Jewish Language Humor


For more amusement in language, take a look at:

How to Talk Jewish (by Jackie Mason) at

So a dyslexic walks into a bra . . .

Yiddish-English Reference -- on another site -- very handy!

Hebonics 4/15/02

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Modern Yiddish Terms
Assorted Language Humor

Jewish English or 'Hebonics'

The Encino School Board has declared Jewish English a second language. Backers of the move say the district is the first in the nation to recognize Hebonics as the language of many of America's Jews. Here are some descriptions of the characteristics of the language, and samples of phrases in standard English and Jewish English.

Samples of Pronunciation Characteristics

Jewish English or "Hebonics" hardens consonants at the ends of words.
Thus, "hand" becomes "handt."

The letter "W" is always pronounced as if it were a "V".
Thus "walking" becomes "valking"

"R" sounds are transformed to a guttural utterance that is virtually impossible to spell in English. It's "ghraining" "algheady"

Samples of Idiomatic Characteristics

Questions are always answered with questions.
Question: "How do you feel?" Hebonics response: "How should I feel?"

The subject is often placed at the end of a sentence after a pronoun has been used at the beginning:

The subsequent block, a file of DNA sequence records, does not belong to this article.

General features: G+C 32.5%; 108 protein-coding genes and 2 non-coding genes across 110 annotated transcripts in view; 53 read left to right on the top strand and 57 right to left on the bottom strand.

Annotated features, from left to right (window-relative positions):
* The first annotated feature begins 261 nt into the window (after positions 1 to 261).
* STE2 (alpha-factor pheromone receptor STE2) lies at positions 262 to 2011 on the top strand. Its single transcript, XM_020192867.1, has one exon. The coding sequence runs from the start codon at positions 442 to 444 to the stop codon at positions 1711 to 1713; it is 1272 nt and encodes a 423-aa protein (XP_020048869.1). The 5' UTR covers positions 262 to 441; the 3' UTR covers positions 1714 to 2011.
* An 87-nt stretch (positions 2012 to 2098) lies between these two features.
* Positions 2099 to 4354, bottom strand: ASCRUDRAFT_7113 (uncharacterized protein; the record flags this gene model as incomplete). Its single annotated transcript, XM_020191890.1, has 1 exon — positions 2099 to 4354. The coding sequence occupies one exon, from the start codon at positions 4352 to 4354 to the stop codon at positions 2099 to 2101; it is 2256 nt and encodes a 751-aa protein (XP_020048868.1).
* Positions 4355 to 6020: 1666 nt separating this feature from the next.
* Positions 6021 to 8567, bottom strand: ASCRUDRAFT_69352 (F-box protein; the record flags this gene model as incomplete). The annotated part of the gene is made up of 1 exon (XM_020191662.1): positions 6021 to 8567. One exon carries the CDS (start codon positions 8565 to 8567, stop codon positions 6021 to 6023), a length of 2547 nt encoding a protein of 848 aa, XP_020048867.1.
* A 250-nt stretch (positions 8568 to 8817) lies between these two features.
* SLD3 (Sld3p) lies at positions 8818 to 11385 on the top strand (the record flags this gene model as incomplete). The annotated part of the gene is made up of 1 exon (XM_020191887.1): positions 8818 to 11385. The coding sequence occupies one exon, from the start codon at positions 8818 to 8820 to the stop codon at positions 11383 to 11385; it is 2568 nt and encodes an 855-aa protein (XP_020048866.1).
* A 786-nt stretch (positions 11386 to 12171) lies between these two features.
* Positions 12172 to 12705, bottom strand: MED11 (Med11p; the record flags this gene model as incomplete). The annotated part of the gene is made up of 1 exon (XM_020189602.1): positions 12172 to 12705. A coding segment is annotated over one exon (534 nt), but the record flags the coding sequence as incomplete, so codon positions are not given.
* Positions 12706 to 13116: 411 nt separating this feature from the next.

"She dances beautifully, that girl."

The sarcastic repetition of words by adding "sh" to the front is used for emphasis"
mountains becomes "shmountains" turtle becomes "shmurtle".

Sample Usage Comparisons

Standard English Phrase			Hebonics Phrase

"He walks slow" 			"Like a fly in the ointment he walks"

"You're sexy"				(unknown concept)

"Sorry, I do not know the time"		"What do I look like, a clock?"

"I hope things turn out for the best"	"You should BE so lucky"

"Anything can happen"			"It is never so bad, it can't get worse"

On Conversations with Jews...

Just because Jews are asking questions, doesn't mean they're going to wait around for an answer. If you've got something to say, speak up. Jump right in there with a hearty, "What, are you crazed?  That's not the way to fix a leaky faucet!"  (You will never use this phrase, however, since Jews do not do home or car repairs.)